Nonetheless, Beowulf’s key characteristic up to this point is his optimism. His boasts are claims of great power and the ability to defeat Grendel despite the odds. He willingly faces death with high hopes for glory.
Here, though, we’re shown that Unferth’s outlook is inherently pessimistic since he refuses to acknowledge anything great from outside of himself. To some extent, this portrayal makes him Beowulf’s foil. It also makes him a character that forces Beowulf to reflect on his own goals and aspirations. This gives Beowulf some room to grow spiritually, perhaps something that’s required of him to overcome Grendel.
It’s also got to be said of Unferth that I can’t decide if I view him as a slimy toady sort of character because I first encountered a similar type in Tolkien’s Wormtongue or if I see him as such because Tolkien used him as a template for Wormtongue.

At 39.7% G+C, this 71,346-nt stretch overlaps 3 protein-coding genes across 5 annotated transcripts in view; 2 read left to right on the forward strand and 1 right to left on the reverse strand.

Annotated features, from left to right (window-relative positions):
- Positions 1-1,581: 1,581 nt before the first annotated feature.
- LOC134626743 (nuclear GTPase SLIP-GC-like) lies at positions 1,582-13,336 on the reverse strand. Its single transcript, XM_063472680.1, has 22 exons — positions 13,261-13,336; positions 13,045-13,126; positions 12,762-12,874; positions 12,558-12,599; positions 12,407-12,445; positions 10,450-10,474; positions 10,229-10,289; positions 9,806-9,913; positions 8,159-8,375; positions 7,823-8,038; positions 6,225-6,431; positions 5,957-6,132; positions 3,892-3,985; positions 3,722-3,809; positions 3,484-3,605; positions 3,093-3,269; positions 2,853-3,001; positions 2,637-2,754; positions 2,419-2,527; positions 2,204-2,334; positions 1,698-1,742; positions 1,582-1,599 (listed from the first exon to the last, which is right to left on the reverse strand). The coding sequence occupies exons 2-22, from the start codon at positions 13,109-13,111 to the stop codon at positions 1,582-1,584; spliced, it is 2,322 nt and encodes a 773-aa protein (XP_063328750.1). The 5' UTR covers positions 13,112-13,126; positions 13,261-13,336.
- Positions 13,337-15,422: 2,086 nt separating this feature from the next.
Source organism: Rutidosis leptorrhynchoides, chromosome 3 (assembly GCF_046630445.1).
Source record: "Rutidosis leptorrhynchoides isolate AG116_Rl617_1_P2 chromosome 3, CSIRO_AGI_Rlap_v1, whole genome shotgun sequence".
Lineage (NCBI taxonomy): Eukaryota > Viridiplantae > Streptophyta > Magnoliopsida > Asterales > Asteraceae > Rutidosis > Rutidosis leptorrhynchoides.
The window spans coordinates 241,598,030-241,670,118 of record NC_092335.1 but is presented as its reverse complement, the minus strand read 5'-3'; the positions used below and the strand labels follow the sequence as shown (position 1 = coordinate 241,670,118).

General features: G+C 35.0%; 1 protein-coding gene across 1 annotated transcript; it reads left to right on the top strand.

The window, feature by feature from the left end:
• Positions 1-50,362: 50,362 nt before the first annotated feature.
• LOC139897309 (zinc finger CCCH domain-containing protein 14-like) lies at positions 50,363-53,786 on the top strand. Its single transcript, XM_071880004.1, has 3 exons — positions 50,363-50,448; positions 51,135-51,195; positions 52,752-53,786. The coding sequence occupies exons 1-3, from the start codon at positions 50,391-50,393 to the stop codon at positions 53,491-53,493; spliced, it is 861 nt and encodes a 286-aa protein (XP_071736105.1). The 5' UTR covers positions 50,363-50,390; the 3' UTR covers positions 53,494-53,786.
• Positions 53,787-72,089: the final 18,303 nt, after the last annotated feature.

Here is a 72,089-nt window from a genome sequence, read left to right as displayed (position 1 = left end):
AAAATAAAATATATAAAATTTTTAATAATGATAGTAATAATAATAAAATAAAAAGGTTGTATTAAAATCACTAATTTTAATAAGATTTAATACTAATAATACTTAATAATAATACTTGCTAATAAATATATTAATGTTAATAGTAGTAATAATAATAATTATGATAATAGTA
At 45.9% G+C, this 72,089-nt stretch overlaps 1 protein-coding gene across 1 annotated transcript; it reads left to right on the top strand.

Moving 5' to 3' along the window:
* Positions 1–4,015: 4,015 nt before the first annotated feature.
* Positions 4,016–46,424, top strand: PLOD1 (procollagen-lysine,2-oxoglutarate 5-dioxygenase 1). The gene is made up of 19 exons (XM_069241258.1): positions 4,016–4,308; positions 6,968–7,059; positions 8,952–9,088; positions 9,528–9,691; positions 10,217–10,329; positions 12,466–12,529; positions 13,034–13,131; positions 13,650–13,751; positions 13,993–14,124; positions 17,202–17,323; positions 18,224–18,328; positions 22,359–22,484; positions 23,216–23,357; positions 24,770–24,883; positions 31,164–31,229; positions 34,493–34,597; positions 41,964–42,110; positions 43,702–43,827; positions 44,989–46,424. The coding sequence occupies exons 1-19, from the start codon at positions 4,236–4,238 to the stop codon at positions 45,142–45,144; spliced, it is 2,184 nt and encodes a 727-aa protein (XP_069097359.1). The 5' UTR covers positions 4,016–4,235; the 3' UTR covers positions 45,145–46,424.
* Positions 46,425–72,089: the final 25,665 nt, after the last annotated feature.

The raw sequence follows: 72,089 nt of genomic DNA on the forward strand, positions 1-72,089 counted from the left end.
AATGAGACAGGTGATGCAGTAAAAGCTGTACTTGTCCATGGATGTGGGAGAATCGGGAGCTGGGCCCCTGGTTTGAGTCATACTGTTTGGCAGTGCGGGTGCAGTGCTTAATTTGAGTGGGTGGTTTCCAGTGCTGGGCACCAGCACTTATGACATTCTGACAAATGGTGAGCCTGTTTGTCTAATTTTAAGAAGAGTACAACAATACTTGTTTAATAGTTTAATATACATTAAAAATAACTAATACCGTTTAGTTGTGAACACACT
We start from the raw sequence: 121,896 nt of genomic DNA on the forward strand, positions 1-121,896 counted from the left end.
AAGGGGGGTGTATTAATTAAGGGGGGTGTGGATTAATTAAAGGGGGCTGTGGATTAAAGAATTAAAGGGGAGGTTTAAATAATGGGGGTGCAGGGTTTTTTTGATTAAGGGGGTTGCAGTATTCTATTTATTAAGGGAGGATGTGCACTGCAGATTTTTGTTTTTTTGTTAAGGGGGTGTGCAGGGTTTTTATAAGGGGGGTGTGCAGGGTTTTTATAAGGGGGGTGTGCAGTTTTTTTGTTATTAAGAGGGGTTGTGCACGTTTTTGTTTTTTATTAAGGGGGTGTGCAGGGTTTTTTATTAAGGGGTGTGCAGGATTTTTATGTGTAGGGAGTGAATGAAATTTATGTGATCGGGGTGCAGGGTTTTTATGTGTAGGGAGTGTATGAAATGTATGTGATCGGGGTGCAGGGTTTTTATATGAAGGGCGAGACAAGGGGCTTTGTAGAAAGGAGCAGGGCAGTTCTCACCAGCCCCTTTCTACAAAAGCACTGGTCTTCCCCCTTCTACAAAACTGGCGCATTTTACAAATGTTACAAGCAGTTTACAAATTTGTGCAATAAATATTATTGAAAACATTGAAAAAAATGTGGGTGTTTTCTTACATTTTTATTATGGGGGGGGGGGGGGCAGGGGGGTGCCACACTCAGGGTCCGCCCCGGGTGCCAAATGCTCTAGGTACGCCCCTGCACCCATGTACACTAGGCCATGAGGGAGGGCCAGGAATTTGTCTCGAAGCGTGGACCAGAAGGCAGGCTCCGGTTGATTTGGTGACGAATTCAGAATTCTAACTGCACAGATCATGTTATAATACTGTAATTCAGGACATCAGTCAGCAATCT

What do you think is more likely? What came first in terms of impressions – the slimy underling Wormtongue or the shady and suspect Unferth?
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Unpacking the battle runes
Carrying on from something mentioned above, let’s take a look at the phrase “onband beadu-rune” (“onband beadu-rune” (l.501)) Starting, of course, with the definitions of each word.
The verb here, “onband,” is quite close to its Modern English equivalent: “unbound.” It could also mean “untie,” “loosen,” “release,” or “disclose.”
The word “beadu” translates as “war,” “battle,” “fighting,” “strife.”